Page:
As Asian-Americans with personal attachment to such ends, as minority members who are the subjects of such problems, as American citizens whose duty it is to concern ourselves with the welfare of our country, as students whose education expands into political involvement, we must educate and act. If we wait for a motivation grounded on an unattainably neat identity, we will ignore the multitude of obligations such activities have on us already.
Second, Asian-American coalitions represent a step among many along the spectrum of customized group activities. They form the starting point for various (more relevant and personal) concerns, and permit inter-group contacts based on more general pan-Asian concerns. We should seek each other as resources on the few common grounds that are clear, so that we can practice our fragile coalition for less visible ends. It is, then, as much preventive as it is therapeutic medicine.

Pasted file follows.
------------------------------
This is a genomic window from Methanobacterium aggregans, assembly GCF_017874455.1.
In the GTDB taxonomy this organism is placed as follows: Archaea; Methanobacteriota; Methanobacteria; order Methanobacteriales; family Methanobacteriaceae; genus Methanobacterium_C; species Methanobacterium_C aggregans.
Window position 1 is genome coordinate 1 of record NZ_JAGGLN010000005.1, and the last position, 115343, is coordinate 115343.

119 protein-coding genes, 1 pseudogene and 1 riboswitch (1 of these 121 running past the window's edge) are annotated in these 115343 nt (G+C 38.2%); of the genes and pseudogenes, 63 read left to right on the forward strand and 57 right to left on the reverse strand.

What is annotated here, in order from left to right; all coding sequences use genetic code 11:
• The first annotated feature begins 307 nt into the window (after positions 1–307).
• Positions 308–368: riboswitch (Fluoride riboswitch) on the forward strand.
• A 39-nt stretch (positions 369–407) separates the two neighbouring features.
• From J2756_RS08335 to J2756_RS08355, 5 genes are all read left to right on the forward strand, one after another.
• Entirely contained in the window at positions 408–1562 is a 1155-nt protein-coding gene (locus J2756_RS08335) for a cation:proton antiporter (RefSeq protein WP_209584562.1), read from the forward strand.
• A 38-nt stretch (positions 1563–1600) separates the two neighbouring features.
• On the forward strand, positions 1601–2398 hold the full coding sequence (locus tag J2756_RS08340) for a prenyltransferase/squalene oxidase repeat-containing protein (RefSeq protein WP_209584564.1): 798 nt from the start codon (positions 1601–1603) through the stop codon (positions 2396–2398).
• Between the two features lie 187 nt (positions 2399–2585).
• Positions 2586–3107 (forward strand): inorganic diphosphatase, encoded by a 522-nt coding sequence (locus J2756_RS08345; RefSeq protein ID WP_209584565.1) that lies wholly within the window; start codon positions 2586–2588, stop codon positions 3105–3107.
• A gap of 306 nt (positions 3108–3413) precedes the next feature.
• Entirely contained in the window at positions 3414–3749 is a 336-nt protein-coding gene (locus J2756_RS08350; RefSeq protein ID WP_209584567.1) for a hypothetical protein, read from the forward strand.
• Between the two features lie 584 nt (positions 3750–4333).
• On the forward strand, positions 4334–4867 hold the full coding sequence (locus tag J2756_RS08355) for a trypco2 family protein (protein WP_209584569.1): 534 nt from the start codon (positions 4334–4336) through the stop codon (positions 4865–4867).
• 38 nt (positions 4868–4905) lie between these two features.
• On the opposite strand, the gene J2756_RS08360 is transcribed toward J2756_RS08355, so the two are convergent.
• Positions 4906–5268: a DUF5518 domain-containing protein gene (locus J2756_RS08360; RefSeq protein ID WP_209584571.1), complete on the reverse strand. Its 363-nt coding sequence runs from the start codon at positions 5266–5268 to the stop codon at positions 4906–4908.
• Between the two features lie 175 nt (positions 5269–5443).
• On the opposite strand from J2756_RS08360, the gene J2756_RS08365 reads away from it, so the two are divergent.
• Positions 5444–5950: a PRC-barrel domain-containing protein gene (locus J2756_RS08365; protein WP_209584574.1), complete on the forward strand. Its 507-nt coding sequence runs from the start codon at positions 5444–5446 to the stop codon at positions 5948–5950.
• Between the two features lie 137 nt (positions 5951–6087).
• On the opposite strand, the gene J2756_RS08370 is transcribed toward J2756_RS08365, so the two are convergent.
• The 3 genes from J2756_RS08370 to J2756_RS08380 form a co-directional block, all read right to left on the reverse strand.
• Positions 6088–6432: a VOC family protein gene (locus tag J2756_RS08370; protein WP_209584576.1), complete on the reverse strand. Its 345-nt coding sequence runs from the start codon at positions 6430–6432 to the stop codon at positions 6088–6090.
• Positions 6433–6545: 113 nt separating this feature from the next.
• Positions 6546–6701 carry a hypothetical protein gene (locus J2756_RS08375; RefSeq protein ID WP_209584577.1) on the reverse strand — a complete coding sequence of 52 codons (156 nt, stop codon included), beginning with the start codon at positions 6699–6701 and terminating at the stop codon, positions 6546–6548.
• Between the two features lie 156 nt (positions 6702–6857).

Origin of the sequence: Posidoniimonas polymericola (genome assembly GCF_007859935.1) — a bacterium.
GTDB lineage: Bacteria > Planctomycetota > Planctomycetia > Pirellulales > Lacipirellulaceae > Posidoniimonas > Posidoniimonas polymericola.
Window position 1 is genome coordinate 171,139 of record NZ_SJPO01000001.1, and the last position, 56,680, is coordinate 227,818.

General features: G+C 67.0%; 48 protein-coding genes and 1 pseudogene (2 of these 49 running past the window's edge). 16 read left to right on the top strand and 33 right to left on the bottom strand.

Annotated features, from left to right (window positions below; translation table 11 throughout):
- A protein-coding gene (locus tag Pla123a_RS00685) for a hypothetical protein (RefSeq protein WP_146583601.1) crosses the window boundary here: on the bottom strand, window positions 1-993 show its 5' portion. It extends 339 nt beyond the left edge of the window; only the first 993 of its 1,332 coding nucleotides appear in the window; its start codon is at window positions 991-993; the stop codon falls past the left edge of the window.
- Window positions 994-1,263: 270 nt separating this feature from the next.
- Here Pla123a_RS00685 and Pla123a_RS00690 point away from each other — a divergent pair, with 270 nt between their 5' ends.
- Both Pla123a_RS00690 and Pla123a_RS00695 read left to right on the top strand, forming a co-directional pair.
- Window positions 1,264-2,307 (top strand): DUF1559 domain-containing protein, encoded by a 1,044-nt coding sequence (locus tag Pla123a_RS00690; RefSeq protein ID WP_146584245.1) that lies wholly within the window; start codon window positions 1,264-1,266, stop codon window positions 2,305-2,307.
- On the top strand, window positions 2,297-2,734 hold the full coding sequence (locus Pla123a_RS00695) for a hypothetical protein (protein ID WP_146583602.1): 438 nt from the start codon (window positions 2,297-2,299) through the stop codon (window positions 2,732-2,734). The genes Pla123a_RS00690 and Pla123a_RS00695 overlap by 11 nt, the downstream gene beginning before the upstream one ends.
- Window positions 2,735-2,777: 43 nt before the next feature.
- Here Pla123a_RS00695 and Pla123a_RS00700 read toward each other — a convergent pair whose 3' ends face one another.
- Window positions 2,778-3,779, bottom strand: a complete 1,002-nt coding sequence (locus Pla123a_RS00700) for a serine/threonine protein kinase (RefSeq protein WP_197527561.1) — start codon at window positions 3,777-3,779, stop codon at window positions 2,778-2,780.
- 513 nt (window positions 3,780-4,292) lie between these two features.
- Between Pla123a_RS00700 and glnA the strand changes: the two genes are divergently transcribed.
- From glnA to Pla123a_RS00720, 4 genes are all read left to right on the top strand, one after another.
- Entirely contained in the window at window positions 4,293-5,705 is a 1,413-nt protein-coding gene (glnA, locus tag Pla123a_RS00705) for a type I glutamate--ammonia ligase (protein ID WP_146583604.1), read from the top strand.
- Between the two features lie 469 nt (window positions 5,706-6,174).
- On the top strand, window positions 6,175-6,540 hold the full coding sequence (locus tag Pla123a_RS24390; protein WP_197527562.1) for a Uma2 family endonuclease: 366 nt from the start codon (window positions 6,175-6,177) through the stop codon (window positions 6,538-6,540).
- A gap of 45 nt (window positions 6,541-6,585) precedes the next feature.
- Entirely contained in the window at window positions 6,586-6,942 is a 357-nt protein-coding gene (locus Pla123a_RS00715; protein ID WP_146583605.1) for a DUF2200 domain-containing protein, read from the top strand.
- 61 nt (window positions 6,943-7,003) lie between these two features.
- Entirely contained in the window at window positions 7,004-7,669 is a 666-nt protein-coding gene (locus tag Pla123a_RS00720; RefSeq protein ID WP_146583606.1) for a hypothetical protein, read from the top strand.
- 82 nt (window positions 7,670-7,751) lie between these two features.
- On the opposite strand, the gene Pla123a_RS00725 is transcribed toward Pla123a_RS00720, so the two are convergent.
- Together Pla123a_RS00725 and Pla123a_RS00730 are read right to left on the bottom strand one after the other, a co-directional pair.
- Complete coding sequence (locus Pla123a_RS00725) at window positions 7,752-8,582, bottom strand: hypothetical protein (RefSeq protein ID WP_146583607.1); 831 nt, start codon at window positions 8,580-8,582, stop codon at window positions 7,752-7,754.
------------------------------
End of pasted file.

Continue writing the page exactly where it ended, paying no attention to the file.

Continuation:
This campus is in too many ways removed. Students here are isolated geographically and have full work schedules that take time from reading the news and getting involved in affairs beyond this campus.
Yet this is the time in our lives in we need to make connections the most. Applying theory and academic discourses to our personal lives, to the world at large is work that we must do now as part of our learning experience. Education is about making connections, and where they are missing we must have faith enough to find them.
The Asian organizations, and all minority organizations for that matter, must do work to investigate what larger concerns there are out there, and offer opportunities for connection for students. We, in turn, must act, must recognize our obligations to participate in these forums. Denying our obligations to expand our ways of learning and deluding ourselves into a justified complacency closes many ways of knowing.
The inertia of inaction comes at a large cost. If we deny the legitimacy and relevance of entire categories of problems, then we have fulfilled our own prophecies. The formula we are used to works the opposite way: in order to know, we must first act. Participation as Asian-Americans will inevitably provide for us the meaning to the notion of an Asian America. We cannot find meaning in a vacuum of experience.